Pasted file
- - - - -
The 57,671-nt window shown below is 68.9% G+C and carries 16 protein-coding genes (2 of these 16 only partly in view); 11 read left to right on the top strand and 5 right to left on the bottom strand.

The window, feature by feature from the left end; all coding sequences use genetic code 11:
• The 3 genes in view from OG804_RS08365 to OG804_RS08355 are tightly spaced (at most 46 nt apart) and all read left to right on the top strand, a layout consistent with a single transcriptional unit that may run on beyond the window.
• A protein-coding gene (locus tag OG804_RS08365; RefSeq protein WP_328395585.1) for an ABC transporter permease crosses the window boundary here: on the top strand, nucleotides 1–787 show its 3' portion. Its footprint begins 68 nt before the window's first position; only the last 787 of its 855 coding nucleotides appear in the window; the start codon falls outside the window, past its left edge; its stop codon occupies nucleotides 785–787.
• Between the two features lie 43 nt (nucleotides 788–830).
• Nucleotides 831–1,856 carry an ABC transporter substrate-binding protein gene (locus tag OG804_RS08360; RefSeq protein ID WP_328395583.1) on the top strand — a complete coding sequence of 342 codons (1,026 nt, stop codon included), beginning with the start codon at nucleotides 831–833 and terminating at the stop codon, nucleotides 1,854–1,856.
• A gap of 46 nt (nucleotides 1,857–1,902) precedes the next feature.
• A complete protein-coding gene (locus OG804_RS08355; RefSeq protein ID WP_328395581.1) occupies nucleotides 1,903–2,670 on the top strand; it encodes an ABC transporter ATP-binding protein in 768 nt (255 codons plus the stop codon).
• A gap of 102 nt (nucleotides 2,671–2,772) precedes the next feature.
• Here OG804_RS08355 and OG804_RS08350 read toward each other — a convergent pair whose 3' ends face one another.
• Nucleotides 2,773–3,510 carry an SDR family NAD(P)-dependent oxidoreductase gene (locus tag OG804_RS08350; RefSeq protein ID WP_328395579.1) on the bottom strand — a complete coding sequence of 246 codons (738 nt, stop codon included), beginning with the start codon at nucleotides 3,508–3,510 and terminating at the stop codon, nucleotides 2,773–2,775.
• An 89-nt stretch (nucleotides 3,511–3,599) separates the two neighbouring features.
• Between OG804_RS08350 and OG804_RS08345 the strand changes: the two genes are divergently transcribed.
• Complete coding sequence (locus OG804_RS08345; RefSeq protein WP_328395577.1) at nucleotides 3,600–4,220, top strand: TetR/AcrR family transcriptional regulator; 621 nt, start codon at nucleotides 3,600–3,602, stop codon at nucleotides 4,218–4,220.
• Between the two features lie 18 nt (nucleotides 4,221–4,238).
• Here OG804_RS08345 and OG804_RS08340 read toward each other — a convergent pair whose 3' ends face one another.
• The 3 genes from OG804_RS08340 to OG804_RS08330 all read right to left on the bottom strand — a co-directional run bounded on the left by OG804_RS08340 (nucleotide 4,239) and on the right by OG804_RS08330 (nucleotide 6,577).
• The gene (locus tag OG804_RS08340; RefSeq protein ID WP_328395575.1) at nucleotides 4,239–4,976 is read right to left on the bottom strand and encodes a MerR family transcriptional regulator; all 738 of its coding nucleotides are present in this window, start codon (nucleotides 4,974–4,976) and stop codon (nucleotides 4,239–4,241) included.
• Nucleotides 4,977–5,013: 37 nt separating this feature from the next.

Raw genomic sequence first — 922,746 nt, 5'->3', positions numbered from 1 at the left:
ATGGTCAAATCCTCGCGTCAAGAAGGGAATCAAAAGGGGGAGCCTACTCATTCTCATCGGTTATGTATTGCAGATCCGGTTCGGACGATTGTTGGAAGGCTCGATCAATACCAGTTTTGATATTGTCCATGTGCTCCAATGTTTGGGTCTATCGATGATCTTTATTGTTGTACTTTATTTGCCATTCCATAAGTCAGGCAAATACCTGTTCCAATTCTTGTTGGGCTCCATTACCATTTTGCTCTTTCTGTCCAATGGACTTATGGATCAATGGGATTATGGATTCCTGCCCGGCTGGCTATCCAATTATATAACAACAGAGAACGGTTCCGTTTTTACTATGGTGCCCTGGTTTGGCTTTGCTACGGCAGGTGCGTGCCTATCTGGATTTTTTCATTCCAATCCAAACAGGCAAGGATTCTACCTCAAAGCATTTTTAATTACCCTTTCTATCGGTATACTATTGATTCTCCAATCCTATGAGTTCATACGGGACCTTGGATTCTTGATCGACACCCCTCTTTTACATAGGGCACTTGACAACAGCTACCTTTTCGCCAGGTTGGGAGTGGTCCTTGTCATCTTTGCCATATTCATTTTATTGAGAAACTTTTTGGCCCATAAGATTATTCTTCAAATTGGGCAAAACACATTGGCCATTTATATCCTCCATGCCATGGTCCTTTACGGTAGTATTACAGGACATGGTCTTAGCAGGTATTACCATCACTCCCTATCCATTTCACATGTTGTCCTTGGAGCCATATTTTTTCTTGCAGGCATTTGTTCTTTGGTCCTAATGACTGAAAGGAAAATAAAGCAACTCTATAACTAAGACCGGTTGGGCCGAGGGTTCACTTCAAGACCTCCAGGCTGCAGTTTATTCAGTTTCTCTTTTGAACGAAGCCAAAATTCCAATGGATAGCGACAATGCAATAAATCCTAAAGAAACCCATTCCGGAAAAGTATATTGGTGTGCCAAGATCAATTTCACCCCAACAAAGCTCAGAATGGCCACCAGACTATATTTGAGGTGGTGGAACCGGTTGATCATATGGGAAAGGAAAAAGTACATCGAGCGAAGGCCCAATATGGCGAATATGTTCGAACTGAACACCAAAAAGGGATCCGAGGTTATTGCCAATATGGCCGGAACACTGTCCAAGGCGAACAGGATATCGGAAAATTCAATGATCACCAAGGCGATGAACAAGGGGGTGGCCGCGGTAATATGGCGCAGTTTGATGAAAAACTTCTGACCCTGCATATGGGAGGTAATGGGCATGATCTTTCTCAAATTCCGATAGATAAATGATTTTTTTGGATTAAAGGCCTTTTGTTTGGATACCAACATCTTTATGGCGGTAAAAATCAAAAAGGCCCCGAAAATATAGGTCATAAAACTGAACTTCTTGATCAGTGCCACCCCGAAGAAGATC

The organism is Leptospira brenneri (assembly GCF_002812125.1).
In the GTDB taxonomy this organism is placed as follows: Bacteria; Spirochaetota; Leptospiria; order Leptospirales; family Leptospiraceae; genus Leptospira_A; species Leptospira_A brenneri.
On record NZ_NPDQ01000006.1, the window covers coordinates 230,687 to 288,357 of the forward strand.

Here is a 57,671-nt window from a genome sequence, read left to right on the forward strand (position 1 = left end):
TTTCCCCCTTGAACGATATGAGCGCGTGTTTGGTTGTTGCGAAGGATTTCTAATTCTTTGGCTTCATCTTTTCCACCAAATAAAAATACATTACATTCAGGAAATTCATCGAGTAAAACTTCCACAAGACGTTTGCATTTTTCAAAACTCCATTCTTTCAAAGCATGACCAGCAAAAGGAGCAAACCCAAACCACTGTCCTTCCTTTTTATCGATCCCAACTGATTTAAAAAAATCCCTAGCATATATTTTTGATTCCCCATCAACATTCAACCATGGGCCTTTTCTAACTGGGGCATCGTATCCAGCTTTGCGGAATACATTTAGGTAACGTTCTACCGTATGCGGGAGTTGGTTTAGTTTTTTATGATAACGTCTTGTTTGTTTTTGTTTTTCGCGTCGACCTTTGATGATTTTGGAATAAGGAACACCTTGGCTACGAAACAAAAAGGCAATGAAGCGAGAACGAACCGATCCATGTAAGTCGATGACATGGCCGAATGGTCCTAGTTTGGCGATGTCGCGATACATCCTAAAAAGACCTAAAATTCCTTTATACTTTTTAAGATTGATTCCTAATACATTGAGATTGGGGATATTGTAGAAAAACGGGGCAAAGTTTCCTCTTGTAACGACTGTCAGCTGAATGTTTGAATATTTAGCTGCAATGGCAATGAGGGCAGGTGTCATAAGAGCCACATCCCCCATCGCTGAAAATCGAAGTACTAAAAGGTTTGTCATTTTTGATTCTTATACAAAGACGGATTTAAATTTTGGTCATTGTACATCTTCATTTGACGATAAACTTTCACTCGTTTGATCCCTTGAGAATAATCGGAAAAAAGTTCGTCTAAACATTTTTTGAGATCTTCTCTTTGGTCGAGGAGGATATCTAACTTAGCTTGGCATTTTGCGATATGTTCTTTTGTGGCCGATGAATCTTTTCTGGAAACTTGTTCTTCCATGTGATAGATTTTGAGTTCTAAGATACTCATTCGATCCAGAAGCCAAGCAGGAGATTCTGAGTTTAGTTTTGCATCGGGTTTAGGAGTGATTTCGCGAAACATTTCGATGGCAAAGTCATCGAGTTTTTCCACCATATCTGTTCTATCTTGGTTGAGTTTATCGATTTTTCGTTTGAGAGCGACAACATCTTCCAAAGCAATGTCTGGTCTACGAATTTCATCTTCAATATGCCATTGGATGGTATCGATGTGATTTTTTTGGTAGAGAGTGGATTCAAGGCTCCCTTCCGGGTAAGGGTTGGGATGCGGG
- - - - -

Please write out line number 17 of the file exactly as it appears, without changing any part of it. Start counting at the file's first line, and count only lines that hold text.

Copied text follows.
• The 3 genes from OG804_RS08340 to OG804_RS08330 all read right to left on the bottom strand — a co-directional run bounded on the left by OG804_RS08340 (nucleotide 4,239) and on the right by OG804_RS08330 (nucleotide 6,577).